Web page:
This chapter provides an overview of port profiles, the primary mechanism by which network policy is defined and applied to switch interfaces.
This chapter includes the following sections:
•Port Profiles and Port Groups
•Live Policy Changes
•Port Profile Inheritance
Port Profiles and Port Groups
A port profile is a collection of interface-level configuration commands that are combined to create a complete network policy.
A port group is a representation of a port profile on the vCenter server. Every port group on the vCenter server is associated with a port profile on the Cisco Nexus 1000V. Network administrators configure port profiles, and then server administrators can use the corresponding port groups on the vCenter server to assign ports to port profiles.
In the VMware vCenter Server, a port profile is represented as a port group. You assign the vEthernet or Ethernet interfaces to a port group in vCenter to do the following:
•Define port configuration by policy.
•Apply a single policy across a large number of ports.
Port profiles are created on the VSM and propagated to VMware vCenter Server as VMware port groups using the VMware VIM API. After propagation, a port profile appears within VMware vSphere Client and is available to apply to the vNICs on a virtual machine.
When a newly-provisioned virtual machine is powered on, a vEthernet interface is created on the Cisco Nexus 1000V for each of the virtual machine vNICs. The vEthernet inherits the definitions in the selected port profile.
Live Policy Changes
Port profiles are not static entities but dynamic policies that can change as network needs change. Changes to active port profiles are applied to each switch port that is using the profile. This simplifies the process of applying new network policies or changing an existing policy.
Port profiles also manage the physical NICs within a VMware ESX host. When a port profile is defined, the network administrator determines whether the profile will be used to manage vEthernet interfaces or physical NICs. By default, the port profile is assumed to be used for vEthernet management.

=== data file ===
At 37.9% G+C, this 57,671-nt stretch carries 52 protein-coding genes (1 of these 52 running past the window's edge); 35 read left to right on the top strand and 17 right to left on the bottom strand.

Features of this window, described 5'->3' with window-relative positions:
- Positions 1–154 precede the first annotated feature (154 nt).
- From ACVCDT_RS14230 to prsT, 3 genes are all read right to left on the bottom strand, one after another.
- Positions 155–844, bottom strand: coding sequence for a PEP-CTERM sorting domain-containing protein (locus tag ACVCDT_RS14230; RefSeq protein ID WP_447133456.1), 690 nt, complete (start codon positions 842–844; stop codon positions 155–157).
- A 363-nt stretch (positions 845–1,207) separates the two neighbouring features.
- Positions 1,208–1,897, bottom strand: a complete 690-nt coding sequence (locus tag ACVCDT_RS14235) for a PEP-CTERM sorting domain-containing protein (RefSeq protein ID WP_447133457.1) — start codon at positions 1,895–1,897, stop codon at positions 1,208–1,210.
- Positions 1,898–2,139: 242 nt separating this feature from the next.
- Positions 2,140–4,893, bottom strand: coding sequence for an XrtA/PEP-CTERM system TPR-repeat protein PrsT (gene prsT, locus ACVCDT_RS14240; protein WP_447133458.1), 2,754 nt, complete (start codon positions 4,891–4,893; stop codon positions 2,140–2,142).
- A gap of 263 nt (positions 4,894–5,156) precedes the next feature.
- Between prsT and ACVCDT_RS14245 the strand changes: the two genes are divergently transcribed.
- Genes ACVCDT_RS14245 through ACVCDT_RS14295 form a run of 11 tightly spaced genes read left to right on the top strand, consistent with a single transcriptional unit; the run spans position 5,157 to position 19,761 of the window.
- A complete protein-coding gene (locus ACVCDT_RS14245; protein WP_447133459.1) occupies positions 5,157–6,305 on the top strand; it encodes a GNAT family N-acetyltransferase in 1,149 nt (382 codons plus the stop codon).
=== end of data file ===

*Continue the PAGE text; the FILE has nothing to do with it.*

To define a port profile for use on physical NICs, the network administrator must create the profile as an Ethernet type. When this option is used, the port profile will be available only to the server administrator to apply to physical NICs within an VMware ESX server.
Note In an installation where multiple Ethernet port profiles are active on the same VEM, it is recommended that they do not carry the same VLAN(s). The allowed VLAN list should be mutually exclusive.
Overlapping VLANs can be configured but may cause duplicate packets to be received by virtual machines in the network.
Uplink port profiles are applied to a physical NIC when a VMware ESX host is first added to the Cisco Nexus 1000V. The server administrator is presented with a dialog box in which they can select the following:
•physical NICs to associate with the VEM
•uplink port profiles to associate with the physical NICs
In addition, the server administrator can apply uplink port profiles to interfaces that are added to the VEM after the host has been added to the switch.
Port Profile Inheritance
You can apply the configuration from an existing port profile as the default configuration for another port profile. This is called inheritance. The configuration of the parent is copied to and stored in the child port profile. You can also override the inheritance by configuring the attributes explicitly in the child port profile.
You can also explicitly remove port profile inheritance, so that a port profile returns to the default settings, except where there has been a direct configuration.
For more information, see the "Configuring Port Profile Inheritance" section on page 3-1.